Looking back now, it’s hard to imagine anyone else starring in Toy Story. After all, that 1995 film didn’t only mark a significant shift in moviemaking, it also gave birth to two iconic characters. Arguably, Woody and Buzz Lightyear remain the most popular, recognizable figures to come from any Pixar Animation Studios film. But Tom Hanks and Tim Allen weren’t always the people in mind to voice Andy’s most beloved playthings.
Disney and Pixar changed animated film in 1995
The period now known as the “Disney Renaissance” was fully in swing throughout the 1990s. The studio had landed a monstrous hit with The Lion King the previous year, the culmination of a successful run that includes Beauty and the Beast and Aladdin. Even earlier in 1995, Pocahontas was released to solid box office and, eventually, two Academy Award wins. But it isn’t the Disney animated hit most people think of in regards to that year.
That’s because Toy Story — which Pocahontas beat for the Best Original Song Oscar — hit theaters in November 1995. The first feature produced by Pixar, the film is also the first full-length computer-animated movie. And in an instance, the industry shifted toward not only this style of animation but also Pixar’s more mature, less musical-based storytelling. Sequels, of course, followed, but Toy Story‘s immediate cultural impact cannot be understated.
‘Toy Story’ almost had 2 very different stars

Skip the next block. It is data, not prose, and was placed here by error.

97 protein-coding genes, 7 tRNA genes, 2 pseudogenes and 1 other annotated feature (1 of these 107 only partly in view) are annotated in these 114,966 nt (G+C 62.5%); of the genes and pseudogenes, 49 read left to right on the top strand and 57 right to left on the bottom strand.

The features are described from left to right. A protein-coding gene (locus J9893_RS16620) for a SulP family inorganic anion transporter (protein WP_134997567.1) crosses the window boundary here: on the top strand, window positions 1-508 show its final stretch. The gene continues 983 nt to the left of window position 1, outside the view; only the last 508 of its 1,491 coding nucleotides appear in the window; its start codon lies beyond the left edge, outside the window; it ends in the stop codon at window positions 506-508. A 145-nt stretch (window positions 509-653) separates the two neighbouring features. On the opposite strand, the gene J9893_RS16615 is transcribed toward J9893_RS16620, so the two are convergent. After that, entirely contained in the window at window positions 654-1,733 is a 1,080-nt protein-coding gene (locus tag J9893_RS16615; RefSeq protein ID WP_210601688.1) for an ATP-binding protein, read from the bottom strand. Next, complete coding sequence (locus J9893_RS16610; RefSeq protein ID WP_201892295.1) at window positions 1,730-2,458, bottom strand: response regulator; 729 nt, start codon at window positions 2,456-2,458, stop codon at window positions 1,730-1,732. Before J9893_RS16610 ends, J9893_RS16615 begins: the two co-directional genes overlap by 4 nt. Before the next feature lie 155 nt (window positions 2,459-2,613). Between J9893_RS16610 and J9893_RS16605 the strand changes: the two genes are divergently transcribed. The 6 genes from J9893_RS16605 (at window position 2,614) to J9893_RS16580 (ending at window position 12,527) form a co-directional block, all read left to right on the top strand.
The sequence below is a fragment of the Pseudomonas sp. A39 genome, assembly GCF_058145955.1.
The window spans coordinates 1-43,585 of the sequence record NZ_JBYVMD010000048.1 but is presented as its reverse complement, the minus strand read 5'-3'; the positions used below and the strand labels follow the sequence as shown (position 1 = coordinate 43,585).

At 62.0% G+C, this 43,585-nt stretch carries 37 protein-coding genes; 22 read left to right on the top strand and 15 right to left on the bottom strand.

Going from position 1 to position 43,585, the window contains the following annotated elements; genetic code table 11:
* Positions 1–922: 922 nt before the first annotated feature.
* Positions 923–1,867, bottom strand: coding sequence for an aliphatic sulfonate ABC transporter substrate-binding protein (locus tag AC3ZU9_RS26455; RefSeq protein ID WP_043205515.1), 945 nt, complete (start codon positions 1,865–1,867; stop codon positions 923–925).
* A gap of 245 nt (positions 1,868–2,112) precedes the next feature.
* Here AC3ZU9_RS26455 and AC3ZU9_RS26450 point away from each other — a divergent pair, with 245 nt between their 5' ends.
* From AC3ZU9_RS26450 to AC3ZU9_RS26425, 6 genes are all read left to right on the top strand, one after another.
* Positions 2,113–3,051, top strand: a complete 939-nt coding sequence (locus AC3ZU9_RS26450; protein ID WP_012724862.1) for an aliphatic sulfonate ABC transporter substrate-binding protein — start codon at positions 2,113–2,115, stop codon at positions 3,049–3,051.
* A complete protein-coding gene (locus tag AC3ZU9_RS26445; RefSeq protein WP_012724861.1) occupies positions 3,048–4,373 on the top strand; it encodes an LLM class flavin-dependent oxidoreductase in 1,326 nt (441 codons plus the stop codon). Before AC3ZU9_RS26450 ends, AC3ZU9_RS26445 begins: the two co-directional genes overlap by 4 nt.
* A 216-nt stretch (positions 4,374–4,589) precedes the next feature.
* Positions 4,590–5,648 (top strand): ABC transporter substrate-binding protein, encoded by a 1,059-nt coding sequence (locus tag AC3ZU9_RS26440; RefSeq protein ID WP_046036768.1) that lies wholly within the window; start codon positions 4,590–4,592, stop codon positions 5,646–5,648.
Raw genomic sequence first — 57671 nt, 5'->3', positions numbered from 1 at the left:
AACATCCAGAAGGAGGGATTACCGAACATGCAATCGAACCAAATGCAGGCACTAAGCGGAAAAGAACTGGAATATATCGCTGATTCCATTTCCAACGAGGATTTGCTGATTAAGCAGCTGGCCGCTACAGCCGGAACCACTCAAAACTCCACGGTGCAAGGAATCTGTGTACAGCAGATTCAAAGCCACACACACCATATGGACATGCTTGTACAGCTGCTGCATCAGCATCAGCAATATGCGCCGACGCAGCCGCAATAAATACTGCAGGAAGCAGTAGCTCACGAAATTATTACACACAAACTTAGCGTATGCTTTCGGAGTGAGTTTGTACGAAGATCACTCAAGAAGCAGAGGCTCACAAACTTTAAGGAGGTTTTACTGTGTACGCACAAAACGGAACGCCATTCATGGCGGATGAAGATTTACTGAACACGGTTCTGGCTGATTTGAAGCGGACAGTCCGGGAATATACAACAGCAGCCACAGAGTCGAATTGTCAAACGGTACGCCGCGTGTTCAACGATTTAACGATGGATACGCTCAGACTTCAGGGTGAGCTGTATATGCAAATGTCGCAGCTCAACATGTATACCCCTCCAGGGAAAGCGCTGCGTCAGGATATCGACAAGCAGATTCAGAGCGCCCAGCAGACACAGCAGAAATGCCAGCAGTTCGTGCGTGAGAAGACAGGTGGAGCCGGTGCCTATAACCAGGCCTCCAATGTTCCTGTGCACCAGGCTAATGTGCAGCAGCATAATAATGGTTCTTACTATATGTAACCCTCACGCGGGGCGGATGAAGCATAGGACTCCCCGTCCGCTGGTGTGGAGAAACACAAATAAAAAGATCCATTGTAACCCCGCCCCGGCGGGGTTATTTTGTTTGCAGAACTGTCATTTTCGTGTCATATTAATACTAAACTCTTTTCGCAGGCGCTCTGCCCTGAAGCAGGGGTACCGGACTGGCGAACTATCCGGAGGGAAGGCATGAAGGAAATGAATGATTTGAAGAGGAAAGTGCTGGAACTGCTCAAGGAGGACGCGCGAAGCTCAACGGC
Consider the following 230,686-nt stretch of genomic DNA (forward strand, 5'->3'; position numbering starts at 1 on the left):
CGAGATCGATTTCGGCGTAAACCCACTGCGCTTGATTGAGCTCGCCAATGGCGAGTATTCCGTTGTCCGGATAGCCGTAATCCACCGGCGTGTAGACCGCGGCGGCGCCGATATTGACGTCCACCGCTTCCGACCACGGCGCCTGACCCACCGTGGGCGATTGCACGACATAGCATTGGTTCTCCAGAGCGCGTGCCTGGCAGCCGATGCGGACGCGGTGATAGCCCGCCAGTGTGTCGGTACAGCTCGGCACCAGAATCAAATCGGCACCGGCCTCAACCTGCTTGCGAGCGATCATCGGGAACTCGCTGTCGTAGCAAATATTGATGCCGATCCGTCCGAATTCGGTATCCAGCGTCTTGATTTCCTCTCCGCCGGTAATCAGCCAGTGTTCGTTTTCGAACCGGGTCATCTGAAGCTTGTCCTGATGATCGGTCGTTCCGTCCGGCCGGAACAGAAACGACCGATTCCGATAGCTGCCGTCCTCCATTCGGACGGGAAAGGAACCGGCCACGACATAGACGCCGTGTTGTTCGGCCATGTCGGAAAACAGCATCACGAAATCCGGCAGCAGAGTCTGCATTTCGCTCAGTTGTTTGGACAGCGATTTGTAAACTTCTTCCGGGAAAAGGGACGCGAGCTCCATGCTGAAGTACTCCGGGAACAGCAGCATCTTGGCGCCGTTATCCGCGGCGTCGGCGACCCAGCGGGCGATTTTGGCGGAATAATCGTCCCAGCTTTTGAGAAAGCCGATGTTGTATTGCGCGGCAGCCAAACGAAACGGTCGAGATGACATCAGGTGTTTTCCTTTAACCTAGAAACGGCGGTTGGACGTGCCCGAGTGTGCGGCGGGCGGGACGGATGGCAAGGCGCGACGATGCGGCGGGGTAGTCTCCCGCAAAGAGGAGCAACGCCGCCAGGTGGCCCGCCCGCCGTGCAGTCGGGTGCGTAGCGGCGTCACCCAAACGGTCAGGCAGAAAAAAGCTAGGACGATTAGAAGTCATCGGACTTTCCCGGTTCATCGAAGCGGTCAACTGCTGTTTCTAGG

By the time Disney and Pixar’s first collaboration arrived, Hanks and Allen had the starring roles. And indeed, the two iconic actors — one fresh from back-to-back Oscar wins, the other the star of ABC’s hit sitcom Home Improvement — each brought their distinctive energy to the roles. Indeed, anyone else as Woody and Buzz would have resulted in a very different movie, which is why Vulture‘s mention of who almost starred is so fascinating.
Apparently, the cowboy and spaceman roles were initially conceived of as representations of two different Hollywood eras. Producers eyed Paul Newman as Woody and Jim Carrey as Buzz. Newman was about as legendary as movie stars come. So that casting makes a ton of sense. As for Carrey, he was very much breaking through then. And he would’ve been a fun — albeit wildly different — choice. But the budget wouldn’t allow for either actor.
The ‘Toy Story’ franchise has gone on for decades
Newman would eventually work with Pixar as the voice of Doc Hudson in 2006’s Cars. And Carrey would lend his voice to Dr. Seuss’ Horton Hears a Who! in 2008. However, both actors could have wound up defined by Woody and Buzz for a generation of fans. In particular, Carrey’s career might have gone in a very different direction.
That said, few fans regret that Hanks and Allen landed the roles of Woody and Buzz. After all, they made those characters their own and have reprised them time and again. With now decades of experience as the iconic heroes of the Toy Story franchise, the two actors are indistinguishable from their Pixar counterparts at this point.